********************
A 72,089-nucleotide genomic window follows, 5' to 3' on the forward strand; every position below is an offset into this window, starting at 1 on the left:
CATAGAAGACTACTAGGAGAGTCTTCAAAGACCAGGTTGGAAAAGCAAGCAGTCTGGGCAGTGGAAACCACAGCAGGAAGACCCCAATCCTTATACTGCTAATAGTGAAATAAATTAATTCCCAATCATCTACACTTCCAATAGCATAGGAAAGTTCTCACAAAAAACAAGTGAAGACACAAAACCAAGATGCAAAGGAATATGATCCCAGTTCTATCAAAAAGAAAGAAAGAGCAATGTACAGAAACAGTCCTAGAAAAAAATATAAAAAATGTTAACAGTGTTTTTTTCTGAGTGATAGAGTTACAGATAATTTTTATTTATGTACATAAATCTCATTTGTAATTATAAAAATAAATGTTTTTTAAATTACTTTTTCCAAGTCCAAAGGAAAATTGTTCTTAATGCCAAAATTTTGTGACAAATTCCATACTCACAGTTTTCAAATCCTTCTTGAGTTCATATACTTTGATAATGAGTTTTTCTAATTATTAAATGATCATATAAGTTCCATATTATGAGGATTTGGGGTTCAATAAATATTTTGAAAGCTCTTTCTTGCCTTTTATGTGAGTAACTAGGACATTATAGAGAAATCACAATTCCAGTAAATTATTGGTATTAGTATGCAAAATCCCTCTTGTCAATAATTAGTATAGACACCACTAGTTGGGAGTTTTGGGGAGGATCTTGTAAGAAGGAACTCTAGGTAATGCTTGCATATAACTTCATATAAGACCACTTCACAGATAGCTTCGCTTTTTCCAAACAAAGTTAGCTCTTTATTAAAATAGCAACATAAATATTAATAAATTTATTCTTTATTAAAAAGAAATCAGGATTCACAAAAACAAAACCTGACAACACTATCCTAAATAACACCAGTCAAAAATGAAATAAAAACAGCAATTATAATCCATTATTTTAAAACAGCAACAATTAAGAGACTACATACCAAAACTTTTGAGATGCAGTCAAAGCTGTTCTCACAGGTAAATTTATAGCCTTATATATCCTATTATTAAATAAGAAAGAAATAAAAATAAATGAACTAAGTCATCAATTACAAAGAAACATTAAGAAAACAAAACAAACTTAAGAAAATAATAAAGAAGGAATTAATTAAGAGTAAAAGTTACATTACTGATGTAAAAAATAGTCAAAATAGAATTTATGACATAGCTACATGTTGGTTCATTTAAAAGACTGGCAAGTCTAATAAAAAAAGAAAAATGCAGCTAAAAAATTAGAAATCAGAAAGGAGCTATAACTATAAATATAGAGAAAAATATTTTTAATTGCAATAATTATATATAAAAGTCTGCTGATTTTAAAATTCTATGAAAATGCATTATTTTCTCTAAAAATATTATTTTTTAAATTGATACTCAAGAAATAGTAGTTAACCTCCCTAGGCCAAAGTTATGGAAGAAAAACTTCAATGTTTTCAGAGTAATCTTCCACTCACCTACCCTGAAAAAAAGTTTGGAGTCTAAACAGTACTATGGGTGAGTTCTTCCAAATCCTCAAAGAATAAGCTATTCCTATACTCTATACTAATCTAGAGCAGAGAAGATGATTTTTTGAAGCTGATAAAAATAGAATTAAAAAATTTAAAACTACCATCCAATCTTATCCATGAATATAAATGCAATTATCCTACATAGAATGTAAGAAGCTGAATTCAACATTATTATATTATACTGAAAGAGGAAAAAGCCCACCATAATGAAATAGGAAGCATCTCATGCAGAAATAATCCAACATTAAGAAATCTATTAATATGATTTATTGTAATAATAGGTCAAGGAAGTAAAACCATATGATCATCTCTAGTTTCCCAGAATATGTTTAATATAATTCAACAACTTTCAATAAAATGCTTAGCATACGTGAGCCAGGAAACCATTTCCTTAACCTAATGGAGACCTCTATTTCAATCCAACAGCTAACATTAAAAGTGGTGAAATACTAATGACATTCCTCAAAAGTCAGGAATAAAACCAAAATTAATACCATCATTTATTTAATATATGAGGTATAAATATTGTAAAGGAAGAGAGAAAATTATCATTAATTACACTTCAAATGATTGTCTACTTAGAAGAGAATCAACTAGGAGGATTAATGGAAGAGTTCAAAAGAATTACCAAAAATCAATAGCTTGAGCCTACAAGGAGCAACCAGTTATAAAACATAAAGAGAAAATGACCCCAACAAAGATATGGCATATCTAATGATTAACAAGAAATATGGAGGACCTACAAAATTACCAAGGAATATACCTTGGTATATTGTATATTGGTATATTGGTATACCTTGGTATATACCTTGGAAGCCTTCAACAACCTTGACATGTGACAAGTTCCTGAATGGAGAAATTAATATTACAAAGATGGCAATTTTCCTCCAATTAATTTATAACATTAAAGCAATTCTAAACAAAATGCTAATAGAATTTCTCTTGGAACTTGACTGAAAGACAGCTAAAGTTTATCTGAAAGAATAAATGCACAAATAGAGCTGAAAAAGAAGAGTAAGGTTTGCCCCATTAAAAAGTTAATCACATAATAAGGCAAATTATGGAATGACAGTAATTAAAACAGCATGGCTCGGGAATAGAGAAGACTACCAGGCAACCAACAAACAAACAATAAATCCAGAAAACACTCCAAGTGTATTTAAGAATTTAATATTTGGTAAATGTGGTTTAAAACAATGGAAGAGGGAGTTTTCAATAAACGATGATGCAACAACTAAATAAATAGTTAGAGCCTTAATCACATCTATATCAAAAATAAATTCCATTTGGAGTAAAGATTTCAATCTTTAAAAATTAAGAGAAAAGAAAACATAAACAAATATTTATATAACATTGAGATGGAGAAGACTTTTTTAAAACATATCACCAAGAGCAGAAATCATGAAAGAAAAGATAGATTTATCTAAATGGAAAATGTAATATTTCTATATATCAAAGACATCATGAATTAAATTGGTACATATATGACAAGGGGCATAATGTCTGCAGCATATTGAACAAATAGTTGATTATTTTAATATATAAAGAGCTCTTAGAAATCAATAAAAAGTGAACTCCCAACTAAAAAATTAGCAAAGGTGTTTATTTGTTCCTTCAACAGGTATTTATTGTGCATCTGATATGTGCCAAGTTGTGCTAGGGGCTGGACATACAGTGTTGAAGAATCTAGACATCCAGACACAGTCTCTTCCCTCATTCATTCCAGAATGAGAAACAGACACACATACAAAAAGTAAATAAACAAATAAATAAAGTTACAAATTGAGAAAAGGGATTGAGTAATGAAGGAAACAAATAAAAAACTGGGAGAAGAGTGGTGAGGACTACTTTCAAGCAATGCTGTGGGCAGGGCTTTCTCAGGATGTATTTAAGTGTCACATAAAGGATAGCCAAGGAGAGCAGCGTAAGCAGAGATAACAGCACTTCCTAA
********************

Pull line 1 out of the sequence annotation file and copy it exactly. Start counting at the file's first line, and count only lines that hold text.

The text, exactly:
A 72,089-nucleotide genomic window follows, 5' to 3' on the forward strand; every position below is an offset into this window, starting at 1 on the left: